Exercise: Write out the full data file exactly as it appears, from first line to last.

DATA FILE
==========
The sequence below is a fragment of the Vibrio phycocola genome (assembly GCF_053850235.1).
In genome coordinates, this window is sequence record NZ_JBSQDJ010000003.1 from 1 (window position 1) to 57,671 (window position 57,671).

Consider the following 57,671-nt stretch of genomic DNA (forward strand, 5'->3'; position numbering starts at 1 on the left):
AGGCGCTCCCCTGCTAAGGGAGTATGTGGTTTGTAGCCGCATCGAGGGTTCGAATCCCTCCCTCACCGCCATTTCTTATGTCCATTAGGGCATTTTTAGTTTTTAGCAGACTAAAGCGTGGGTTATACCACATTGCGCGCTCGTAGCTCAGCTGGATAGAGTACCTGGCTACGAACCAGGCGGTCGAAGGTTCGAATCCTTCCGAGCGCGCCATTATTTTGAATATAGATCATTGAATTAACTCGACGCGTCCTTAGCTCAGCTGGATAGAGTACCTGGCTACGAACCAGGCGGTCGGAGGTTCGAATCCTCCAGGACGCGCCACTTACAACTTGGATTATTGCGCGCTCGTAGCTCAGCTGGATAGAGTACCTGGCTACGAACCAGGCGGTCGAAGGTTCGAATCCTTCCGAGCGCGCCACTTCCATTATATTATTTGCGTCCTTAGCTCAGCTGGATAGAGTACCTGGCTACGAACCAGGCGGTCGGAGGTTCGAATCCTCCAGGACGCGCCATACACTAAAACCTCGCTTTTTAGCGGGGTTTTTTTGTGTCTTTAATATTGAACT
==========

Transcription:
The sequence below is a fragment of the Vibrio phycocola genome (assembly GCF_053850235.1).
In genome coordinates, this window is sequence record NZ_JBSQDJ010000003.1 from 1 (window position 1) to 57,671 (window position 57,671).

Consider the following 57,671-nt stretch of genomic DNA (forward strand, 5'->3'; position numbering starts at 1 on the left):
AGGCGCTCCCCTGCTAAGGGAGTATGTGGTTTGTAGCCGCATCGAGGGTTCGAATCCCTCCCTCACCGCCATTTCTTATGTCCATTAGGGCATTTTTAGTTTTTAGCAGACTAAAGCGTGGGTTATACCACATTGCGCGCTCGTAGCTCAGCTGGATAGAGTACCTGGCTACGAACCAGGCGGTCGAAGGTTCGAATCCTTCCGAGCGCGCCATTATTTTGAATATAGATCATTGAATTAACTCGACGCGTCCTTAGCTCAGCTGGATAGAGTACCTGGCTACGAACCAGGCGGTCGGAGGTTCGAATCCTCCAGGACGCGCCACTTACAACTTGGATTATTGCGCGCTCGTAGCTCAGCTGGATAGAGTACCTGGCTACGAACCAGGCGGTCGAAGGTTCGAATCCTTCCGAGCGCGCCACTTCCATTATATTATTTGCGTCCTTAGCTCAGCTGGATAGAGTACCTGGCTACGAACCAGGCGGTCGGAGGTTCGAATCCTCCAGGACGCGCCATACACTAAAACCTCGCTTTTTAGCGGGGTTTTTTTGTGTCTTTAATATTGAACT